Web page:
Between the endless articles on how sugar shapes our bodies and the endless advice on how to consume less of it, it’s rarely mentioned that sugar has also heavily shaped the modern world. And much like the cavities and diseases our bodies are wracked with, this deceptively harmless sweetener’s impact on the world is markedly negative.
Sugar’s earlier history, its childhood in Asia, is less volatile than its later years in the West. Part of the grass family, sugar cane is one of the most photosynthetically efficient plants in the world. It occurs in the wild in a number of regions — eastern and northern Africa, the Middle East, mainland Asia, Polynesia — but evidence suggests that the cultivation and consumption of sugar cane originated in the highlands of Papua New Guinea in approximately 8000 BC. That’s 10,000 years ago.
Thanks to Austronesian and Polynesian seafarers and migrants, the crop slowly spread through the continent of Asia and found its way to India, where the art of refining sugar was born around 300 AD. The Indians dubbed the sweet crystals śarkarā (meaning grit or gravel), which became shakar when the technique spread west to Persia, and then sukkar when the Arab empire invaded Persia in 642 AD. Less than 400 years later, the Arabs installed the world’s first sugar refinery on Crete, an island they called Qandi (the Arabic word for processed sugar that we continue to use today).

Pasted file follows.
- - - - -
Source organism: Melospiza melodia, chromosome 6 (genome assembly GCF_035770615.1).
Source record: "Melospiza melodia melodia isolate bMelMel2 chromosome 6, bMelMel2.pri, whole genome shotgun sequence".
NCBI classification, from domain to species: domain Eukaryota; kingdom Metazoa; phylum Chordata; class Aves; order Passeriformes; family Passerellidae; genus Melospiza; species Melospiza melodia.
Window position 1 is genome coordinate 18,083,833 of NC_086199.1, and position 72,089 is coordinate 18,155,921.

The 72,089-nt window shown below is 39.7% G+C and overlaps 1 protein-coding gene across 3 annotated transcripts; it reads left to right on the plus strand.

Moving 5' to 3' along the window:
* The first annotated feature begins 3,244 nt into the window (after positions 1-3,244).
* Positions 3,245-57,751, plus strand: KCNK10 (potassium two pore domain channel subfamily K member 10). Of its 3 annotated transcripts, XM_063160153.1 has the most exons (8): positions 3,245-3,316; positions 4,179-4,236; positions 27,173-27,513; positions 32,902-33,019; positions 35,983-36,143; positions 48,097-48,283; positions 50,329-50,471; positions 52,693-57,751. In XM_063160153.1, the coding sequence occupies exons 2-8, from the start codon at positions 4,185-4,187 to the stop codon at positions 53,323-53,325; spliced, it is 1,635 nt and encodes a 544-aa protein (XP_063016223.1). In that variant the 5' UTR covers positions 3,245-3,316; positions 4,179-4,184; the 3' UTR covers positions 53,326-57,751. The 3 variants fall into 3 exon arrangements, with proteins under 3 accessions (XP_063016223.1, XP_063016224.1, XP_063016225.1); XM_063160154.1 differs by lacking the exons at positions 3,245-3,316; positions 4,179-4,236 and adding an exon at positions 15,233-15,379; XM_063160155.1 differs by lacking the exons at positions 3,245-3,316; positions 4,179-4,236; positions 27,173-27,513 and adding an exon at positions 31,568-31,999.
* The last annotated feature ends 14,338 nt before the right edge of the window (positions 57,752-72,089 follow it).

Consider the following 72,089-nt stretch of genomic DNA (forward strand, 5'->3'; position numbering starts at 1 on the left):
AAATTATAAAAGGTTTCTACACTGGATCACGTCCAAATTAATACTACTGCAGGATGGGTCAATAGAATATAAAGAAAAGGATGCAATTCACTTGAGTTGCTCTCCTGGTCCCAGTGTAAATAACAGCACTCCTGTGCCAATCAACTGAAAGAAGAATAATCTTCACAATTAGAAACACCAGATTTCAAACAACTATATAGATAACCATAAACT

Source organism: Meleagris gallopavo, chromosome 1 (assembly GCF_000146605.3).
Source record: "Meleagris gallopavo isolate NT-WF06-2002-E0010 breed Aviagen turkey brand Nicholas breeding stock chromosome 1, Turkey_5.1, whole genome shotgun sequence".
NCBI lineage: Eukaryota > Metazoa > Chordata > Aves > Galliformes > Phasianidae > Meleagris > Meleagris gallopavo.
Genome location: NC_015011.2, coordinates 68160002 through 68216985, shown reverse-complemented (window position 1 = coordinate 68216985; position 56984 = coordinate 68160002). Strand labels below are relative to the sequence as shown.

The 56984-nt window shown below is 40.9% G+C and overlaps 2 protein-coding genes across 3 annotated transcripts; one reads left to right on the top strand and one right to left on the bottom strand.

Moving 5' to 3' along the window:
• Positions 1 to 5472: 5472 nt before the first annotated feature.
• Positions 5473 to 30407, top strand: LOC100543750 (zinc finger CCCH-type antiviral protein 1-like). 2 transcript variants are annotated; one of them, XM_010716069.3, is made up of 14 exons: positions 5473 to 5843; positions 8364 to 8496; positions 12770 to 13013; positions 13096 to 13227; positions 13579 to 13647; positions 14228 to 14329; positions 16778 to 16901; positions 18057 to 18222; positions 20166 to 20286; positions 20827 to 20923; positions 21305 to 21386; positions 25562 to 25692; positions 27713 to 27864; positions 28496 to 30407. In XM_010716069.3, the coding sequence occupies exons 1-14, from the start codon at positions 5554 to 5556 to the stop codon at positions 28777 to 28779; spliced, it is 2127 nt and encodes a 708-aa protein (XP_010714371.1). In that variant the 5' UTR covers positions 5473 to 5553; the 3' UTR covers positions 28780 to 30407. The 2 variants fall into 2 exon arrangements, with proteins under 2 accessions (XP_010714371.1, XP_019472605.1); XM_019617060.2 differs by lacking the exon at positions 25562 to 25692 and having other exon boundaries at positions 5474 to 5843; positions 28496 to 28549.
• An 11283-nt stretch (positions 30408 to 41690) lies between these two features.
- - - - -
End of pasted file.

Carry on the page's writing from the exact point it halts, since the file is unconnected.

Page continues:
The Crusades in the 11th century delivered sugar to Europe, where it remained a luxury commodity throughout the Middle Ages. It was in 1493 when Christopher Columbus touched down in the Dominican Republic and realized the Caribbean climate was ideal for growing sugar cane that the industry exploded. Sugar’s not-so-sweet history in the 16th and 17th centuries is well-documented. Demand for this superfluous crop, once considered a rare and expensive spice, is almost single-handedly responsible for the forceful shipping of 12.5 million human beings from Africa to European colonies in the Americas.
Professor Mark Horton of the University of Bristol sums it up sugar perfectly when he describes it as “the food nobody needs but everyone craves.” Sugar cane is currently the world’s third most valuable crop after cereals and rice, and sugar-based carbohydrates are nearly ubiquitous in our supermarkets. That’s over 26 million hectares of arable land devoted to growing a crop that has more in common with alcohol than to food.
How’s that for motivation to lower your sugar consumption?
StraitsJourneys is a place for travelers to find and book deep travel experiences tailored to specific interests. The experiences are presented by carefully selected local experts. Click here to register your interest in StraitsJourneys and be the first to receive our stories, updates and offers.
An Irish-American residing in Singapore, Laura Jane O’Gorman Schwartz is a writer of fiction and non-fiction. Her work has been featured in publications such as The Wall Street Journal and The Shanghai Literary Review.